Supreme Court E-Library
Information At Your Fingertips

  View printer friendly version

515 Phil. 308


[ A.M. NO. 01-34-CA-J, January 23, 2006 ]




In a verified complaint [1] dated February 1, 2001, filed before this Court on February 5, 2001 complainants charge respondent of violating Rule 1.02 of Canon 1 of the Code of Judicial Conduct for failing to resolve their petition with dispatch. [2]

This complaint is an offshoot of a case filed with the Court of Appeals, for Mandamus with Damages and Prayer for the Issuance of a Temporary Restraining Order and/or Writ of Preliminary Mandatory Injunction under Section 4, Rule 65 of the 1997 Rules of Court, by complainants and 452 others against Hon. Alfredo Lim, in his capacity as Secretary of the Department of Interior and Local Government (DILG), Philippine Public Safety College (PPSC), Dr. Ernesto B. Gimenez, in his capacity as President of PPSC, Philippine National Police Academy (PNPA) and Dr. Dionisio B. Coloma, Jr. in his capacity as Director of the PNPA.

Complainants, in the case for Mandamus before the Court of Appeals, questioned the various orders suspending, dismissing and imposing various other disciplinary actions against the members of Class 2001 and Class 2002 of the PNPA, resulting from the death of Cadet Dominante Tunac allegedly caused by the hazing activities of some members of both classes, despite explicit prohibition of such activities by the school. It was alleged in the petition for mandamus that if the acts complained of are not restrained it will prevent complainants from continuing with their studies and, therefore, jeopardize their graduation.

A similar case was earlier filed before Branch 23 of the Regional Trial Court of Trece Martires City, but it was dismissed without prejudice for lack of jurisdiction.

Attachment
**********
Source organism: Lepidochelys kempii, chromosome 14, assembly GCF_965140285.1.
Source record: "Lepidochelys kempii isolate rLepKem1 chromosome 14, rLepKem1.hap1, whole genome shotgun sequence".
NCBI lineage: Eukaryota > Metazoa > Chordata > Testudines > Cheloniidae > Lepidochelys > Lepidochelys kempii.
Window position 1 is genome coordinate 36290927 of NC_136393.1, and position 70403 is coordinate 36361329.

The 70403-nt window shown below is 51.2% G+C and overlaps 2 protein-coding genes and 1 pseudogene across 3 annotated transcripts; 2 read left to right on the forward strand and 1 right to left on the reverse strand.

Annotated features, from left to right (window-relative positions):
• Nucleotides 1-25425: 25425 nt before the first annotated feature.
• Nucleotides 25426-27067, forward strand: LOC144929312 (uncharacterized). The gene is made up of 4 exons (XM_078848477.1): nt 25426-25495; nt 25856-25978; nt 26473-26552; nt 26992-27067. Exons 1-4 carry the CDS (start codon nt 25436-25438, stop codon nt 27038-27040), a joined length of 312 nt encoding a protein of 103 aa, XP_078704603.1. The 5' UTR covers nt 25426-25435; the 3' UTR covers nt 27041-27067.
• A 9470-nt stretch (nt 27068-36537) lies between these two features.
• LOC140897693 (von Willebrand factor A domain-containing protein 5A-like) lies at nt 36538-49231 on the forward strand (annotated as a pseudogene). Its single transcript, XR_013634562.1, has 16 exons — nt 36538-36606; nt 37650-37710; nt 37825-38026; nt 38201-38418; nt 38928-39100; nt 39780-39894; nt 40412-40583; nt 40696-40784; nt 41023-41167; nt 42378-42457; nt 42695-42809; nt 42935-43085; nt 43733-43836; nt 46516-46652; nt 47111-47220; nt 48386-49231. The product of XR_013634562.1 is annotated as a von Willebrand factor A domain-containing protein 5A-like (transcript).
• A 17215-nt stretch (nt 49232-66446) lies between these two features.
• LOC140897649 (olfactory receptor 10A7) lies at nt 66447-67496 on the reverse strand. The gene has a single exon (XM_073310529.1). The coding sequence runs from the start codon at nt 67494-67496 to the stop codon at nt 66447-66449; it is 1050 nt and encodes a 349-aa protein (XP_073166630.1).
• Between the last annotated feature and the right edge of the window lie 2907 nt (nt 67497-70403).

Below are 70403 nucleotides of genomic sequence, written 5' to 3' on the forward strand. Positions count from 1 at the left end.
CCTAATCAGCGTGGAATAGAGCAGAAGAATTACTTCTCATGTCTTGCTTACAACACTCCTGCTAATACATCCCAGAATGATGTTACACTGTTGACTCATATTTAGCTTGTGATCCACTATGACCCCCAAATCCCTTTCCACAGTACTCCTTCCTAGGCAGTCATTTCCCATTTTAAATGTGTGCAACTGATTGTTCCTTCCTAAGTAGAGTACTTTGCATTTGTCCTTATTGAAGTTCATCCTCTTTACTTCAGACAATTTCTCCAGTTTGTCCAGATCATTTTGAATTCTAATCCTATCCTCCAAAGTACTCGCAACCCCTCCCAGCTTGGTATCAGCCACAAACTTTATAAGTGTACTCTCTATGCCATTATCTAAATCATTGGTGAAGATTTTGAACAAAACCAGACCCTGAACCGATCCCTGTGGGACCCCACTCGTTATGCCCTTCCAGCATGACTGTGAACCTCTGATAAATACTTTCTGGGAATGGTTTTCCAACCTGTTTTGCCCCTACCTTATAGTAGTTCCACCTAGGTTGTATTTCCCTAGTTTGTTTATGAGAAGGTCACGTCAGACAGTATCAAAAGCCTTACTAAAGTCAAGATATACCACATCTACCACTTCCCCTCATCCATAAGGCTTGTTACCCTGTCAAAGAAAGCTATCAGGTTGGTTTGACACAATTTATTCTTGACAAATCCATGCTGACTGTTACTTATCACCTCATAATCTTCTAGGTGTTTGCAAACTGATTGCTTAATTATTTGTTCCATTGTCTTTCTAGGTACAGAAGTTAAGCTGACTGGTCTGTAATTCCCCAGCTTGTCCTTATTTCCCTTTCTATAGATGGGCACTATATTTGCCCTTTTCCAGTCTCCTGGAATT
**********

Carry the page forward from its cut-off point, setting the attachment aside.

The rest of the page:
Complainants claim that respondent, Court of Appeals Associate Justice Andres B. Reyes, Jr., delayed the resolution of the petition despite the extreme urgency of the matter to their prejudice and damage. Specifically complainants allege:
  1. That from the time the Petition was filed on September 19, 2000 and raffled to the Second Division and to respondent as ponente on September 20, 2000, [3] respondent did not act on it until they filed a motion to set the case for oral arguments, which prompted respondent to set the petition for oral arguments on November 6, 2000;

  2. That comments were required from the Office of the Solicitor General only on November 7, 2000;

  3. That due to the further inaction of respondent, they filed a Reiterative Motion on December 14, 2000, for the immediate issuance of a temporary restraining order and/or writ of mandatory injunction;

  4. That, finally, due to the failure of respondent to act on their Petition, they filed a Motion for the Inhibition of herein respondent on January 3, 2001, which he granted on January 19, 2001.